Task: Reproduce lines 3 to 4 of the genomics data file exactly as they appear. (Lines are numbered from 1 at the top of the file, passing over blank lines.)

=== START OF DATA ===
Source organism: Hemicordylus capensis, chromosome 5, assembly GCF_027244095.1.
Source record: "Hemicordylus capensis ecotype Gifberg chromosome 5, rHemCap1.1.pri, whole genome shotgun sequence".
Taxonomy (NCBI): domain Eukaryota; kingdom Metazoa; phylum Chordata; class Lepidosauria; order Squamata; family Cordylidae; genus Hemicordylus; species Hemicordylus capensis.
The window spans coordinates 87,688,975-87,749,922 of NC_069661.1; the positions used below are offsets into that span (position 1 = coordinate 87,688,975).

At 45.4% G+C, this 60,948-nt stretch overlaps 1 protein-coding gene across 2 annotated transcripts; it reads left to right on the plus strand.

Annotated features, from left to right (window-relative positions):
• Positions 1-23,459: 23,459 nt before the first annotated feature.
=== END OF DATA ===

Taxonomy (NCBI): domain Eukaryota; kingdom Metazoa; phylum Chordata; class Lepidosauria; order Squamata; family Cordylidae; genus Hemicordylus; species Hemicordylus capensis.
The window spans coordinates 87,688,975-87,749,922 of NC_069661.1; the positions used below are offsets into that span (position 1 = coordinate 87,688,975).